John Besche

More than a year after Sarah Braasch became the subject of national controversy for calling campus police on a black student sleeping in her common room, the graduate student is continuing her legal battle to obtain Yale Police Department’s body camera footage of the incident.

After a hearing in November, Connecticut Freedom of Information Committee Hearing Officer Danielle McGee requested reply briefs — summarizing each side’s legal argument in favor of or against the YPD’s claim to an exemption — from both Braasch and Yale before making a final decision sometime before July 2020. Braasch filed her brief on Jan. 3. Since the hearing, Braasch’s $5,000 retainer to the Randazza Legal Group has been exhausted, and she is raising funds to continue pursuing the footage in the event that Yale appeals a decision in her favor.

Braasch — who was then the sole resident of the 12th floor of the Hall of Graduate Studies — called the Yale Police Department’s non-emergency hotline in summer 2018 when she spotted a person asleep in the common area adjacent to her room. The incident gained notoriety as various media outlets decried what appeared to be an example of racial profiling — a white student calling the police on a black student. Braasch said at the hearing that she believes the footage will exonerate her and shed light on the Yale administration’s “grossly illegal misconduct.”

“I hope for a favorable decision from … McGee [shortly after the reply briefs are submitted],” Braasch wrote in an email to the News. “Even if we obtain a favorable hearing, I do not doubt that Yale will appeal.  I am trying desperately to raise legal funds in anticipation thereof.”

The Yale Police Department has argued against releasing the night’s body cam footage and insisted that the video contains uncorroborated criminal allegations levied by Braasch against Ololade Siyonbola GRD ’19, the student who was asleep in the common room. Because Yale refused to hand over the footage, Braasch retained attorney Jay Wolman to represent her at the Connecticut Freedom of Information Committee, which will ultimately decide whether Yale must release the footage to Braasch. After the Nov. 4 hearing in Hartford, McGee requested that both sides issue post-hearing briefs summarizing their arguments by Jan. 17. Both parties have submitted their briefs to the commission and are awaiting a decision from McGee at some point before July.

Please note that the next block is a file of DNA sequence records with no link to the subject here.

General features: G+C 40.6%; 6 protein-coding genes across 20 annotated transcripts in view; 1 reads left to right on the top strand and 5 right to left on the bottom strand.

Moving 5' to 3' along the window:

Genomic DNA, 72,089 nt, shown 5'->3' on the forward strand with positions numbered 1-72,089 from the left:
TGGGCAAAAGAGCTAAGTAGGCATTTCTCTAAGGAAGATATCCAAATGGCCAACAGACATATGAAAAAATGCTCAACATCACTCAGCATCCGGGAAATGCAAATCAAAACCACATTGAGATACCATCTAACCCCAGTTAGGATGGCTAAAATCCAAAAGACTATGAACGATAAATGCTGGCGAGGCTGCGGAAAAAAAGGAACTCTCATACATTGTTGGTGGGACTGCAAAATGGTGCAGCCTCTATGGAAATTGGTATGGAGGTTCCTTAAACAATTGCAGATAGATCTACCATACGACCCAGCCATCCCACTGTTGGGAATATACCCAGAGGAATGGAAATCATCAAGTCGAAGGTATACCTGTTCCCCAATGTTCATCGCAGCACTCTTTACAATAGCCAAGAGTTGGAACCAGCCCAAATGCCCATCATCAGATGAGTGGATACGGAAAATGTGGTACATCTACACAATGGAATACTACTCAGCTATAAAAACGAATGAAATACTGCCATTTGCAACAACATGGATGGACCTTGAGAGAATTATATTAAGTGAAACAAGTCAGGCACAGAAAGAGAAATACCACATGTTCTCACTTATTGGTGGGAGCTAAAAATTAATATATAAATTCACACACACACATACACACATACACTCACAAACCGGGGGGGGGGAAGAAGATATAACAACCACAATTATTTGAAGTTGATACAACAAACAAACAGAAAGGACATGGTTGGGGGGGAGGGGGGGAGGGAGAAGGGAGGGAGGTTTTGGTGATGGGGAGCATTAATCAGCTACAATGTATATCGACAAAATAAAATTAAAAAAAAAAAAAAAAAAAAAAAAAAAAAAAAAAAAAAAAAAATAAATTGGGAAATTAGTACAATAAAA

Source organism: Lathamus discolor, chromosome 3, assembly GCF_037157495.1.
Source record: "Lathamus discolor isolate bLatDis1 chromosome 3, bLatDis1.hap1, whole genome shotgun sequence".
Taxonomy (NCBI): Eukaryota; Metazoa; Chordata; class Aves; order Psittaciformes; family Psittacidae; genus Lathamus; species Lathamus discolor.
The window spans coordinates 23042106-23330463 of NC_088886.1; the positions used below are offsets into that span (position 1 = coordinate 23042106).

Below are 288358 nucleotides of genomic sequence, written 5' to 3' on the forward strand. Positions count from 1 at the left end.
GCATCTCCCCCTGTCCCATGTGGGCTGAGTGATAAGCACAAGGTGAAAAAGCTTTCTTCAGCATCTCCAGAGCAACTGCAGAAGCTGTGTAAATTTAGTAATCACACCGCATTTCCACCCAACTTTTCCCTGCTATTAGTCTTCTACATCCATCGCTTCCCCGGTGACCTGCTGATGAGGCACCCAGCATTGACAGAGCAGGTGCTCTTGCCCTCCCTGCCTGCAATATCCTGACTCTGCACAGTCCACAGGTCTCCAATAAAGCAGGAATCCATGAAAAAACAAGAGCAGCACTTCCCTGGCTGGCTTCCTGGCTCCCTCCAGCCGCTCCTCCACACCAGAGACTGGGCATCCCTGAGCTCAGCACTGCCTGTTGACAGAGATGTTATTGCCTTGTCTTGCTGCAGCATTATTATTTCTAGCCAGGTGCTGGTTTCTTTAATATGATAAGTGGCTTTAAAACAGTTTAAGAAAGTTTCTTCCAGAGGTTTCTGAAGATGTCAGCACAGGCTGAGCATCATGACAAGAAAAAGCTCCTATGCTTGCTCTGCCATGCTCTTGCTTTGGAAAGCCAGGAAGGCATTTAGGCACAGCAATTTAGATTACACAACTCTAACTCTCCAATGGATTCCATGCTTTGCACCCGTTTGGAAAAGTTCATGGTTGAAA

In Yale’s reply brief, attorneys Aaron Bayer and Robyn Gallagher argued that Braasch’s complaint should be dismissed as the YPD did not violate the Freedom of Information Act. They insist that because the information is not available to the public at present and the footage contains uncorroborated allegations that could lead to defamation if released, the YPD is exempt from releasing it. The brief cites a section of the FOIA that refers to the balance between the public’s right to know and an individual’s need for confidentiality to qualify the balance that releasing this video could alter.

At the initial hearing in Hartford, YPD Chief Ronnell Higgins testified that none of the allegations in the tape — specifically harassment and trespassing — were corroborated, and that this upholds the YPD’s claim to an exemption.

“We believe that the FOIC will agree with our position,” University spokesperson Karen Peart told the News in an email.

In Braasch’s reply brief, Wolman maintained that the public nature of the YPD extends to the contents of the body cam footage per Connecticut state law. Therefore, the reply brief stated, Braasch is entitled to receive it and is within her rights to share it with the public.

“I’m looking forward to sunshine being shed on the record, and that my client can share her side of the story,” Wolman told the News in an interview at the hearing.

On her YouTube channel, Braasch has made clear that she intends to release the footage to the public should she receive a favorable decision to redeem her reputation by sharing her side of events.

The Connecticut FOIC convenes twice monthly to determine the fate of disputed public documents.

John Besche |